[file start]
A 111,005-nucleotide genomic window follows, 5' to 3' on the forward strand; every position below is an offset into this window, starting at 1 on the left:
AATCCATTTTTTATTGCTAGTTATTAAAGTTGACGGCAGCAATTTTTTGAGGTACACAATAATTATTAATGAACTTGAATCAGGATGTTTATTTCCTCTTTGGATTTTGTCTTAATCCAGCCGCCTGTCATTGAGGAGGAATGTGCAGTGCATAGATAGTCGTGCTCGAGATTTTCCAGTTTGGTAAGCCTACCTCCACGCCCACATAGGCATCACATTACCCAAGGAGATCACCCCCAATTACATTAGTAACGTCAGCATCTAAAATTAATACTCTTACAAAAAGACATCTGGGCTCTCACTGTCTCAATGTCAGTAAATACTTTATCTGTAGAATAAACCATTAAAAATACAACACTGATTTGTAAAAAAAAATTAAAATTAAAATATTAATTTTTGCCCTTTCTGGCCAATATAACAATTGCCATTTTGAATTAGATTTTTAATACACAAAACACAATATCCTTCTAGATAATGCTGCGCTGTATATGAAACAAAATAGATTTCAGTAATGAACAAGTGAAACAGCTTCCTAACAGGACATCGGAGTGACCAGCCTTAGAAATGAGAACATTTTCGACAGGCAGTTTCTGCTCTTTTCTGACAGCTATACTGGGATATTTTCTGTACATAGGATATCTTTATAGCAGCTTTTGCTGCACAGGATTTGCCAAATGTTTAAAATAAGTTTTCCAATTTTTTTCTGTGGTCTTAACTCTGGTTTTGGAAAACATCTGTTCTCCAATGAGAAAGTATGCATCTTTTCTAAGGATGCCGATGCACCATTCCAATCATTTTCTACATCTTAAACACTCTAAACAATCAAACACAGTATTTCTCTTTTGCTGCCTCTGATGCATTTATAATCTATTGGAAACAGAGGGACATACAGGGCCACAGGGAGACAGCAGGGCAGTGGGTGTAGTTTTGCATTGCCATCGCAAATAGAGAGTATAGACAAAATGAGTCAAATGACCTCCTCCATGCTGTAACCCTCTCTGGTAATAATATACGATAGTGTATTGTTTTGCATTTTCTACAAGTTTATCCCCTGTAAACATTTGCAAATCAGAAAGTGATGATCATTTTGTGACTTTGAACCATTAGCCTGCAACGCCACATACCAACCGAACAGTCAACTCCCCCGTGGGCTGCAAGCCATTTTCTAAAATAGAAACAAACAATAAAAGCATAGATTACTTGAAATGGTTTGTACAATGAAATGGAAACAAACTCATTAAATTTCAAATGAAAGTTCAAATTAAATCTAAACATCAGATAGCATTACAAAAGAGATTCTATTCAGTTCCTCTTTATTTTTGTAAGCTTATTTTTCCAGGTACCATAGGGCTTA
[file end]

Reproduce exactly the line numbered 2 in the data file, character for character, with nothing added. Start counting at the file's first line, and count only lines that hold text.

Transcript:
AATCCATTTTTTATTGCTAGTTATTAAAGTTGACGGCAGCAATTTTTTGAGGTACACAATAATTATTAATGAACTTGAATCAGGATGTTTATTTCCTCTTTGGATTTTGTCTTAATCCAGCCGCCTGTCATTGAGGAGGAATGTGCAGTGCATAGATAGTCGTGCTCGAGATTTTCCAGTTTGGTAAGCCTACCTCCACGCCCACATAGGCATCACATTACCCAAGGAGATCACCCCCAATTACATTAGTAACGTCAGCATCTAAAATTAATACTCTTACAAAAAGACATCTGGGCTCTCACTGTCTCAATGTCAGTAAATACTTTATCTGTAGAATAAACCATTAAAAATACAACACTGATTTGTAAAAAAAAATTAAAATTAAAATATTAATTTTTGCCCTTTCTGGCCAATATAACAATTGCCATTTTGAATTAGATTTTTAATACACAAAACACAATATCCTTCTAGATAATGCTGCGCTGTATATGAAACAAAATAGATTTCAGTAATGAACAAGTGAAACAGCTTCCTAACAGGACATCGGAGTGACCAGCCTTAGAAATGAGAACATTTTCGACAGGCAGTTTCTGCTCTTTTCTGACAGCTATACTGGGATATTTTCTGTACATAGGATATCTTTATAGCAGCTTTTGCTGCACAGGATTTGCCAAATGTTTAAAATAAGTTTTCCAATTTTTTTCTGTGGTCTTAACTCTGGTTTTGGAAAACATCTGTTCTCCAATGAGAAAGTATGCATCTTTTCTAAGGATGCCGATGCACCATTCCAATCATTTTCTACATCTTAAACACTCTAAACAATCAAACACAGTATTTCTCTTTTGCTGCCTCTGATGCATTTATAATCTATTGGAAACAGAGGGACATACAGGGCCACAGGGAGACAGCAGGGCAGTGGGTGTAGTTTTGCATTGCCATCGCAAATAGAGAGTATAGACAAAATGAGTCAAATGACCTCCTCCATGCTGTAACCCTCTCTGGTAATAATATACGATAGTGTATTGTTTTGCATTTTCTACAAGTTTATCCCCTGTAAACATTTGCAAATCAGAAAGTGATGATCATTTTGTGACTTTGAACCATTAGCCTGCAACGCCACATACCAACCGAACAGTCAACTCCCCCGTGGGCTGCAAGCCATTTTCTAAAATAGAAACAAACAATAAAAGCATAGATTACTTGAAATGGTTTGTACAATGAAATGGAAACAAACTCATTAAATTTCAAATGAAAGTTCAAATTAAATCTAAACATCAGATAGCATTACAAAAGAGATTCTATTCAGTTCCTCTTTATTTTTGTAAGCTTATTTTTCCAGGTACCATAGGGCTTA